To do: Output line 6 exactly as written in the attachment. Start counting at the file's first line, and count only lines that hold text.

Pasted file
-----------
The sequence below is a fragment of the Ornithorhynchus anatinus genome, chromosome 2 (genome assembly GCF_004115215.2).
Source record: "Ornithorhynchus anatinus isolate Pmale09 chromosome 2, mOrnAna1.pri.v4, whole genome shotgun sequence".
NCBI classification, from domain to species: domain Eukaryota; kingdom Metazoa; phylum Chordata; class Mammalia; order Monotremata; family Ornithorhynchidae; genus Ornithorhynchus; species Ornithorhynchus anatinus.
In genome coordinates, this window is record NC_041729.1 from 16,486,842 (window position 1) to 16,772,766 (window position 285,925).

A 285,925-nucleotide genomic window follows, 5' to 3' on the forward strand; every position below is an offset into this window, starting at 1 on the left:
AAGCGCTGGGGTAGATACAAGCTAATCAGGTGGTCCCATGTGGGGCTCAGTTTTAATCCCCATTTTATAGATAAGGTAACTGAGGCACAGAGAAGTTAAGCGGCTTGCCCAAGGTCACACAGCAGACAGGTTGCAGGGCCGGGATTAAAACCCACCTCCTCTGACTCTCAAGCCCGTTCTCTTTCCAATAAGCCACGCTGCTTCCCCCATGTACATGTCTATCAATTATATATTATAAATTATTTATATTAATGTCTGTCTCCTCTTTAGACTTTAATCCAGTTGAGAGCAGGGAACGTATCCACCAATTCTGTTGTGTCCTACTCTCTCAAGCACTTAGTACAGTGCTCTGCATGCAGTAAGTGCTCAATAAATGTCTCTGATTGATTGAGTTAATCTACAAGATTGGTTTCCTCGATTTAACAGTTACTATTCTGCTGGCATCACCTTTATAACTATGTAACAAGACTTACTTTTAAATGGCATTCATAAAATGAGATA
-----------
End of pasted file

AAGCGCTGGGGTAGATACAAGCTAATCAGGTGGTCCCATGTGGGGCTCAGTTTTAATCCCCATTTTATAGATAAGGTAACTGAGGCACAGAGAAGTTAAGCGGCTTGCCCAAGGTCACACAGCAGACAGGTTGCAGGGCCGGGATTAAAACCCACCTCCTCTGACTCTCAAGCCCGTTCTCTTTCCAATAAGCCACGCTGCTTCCCCCATGTACATGTCTATCAATTATATATTATAAATTATTTATATTAATGTCTGTCTCCTCTTTAGACTTTAATCCAGTTGAGAGCAGGGAACGTATCCACCAATTCTGTTGTGTCCTACTCTCTCAAGCACTTAGTACAGTGCTCTGCATGCAGTAAGTGCTCAATAAATGTCTCTGATTGATTGAGTTAATCTACAAGATTGGTTTCCTCGATTTAACAGTTACTATTCTGCTGGCATCACCTTTATAACTATGTAACAAGACTTACTTTTAAATGGCATTCATAAAATGAGATA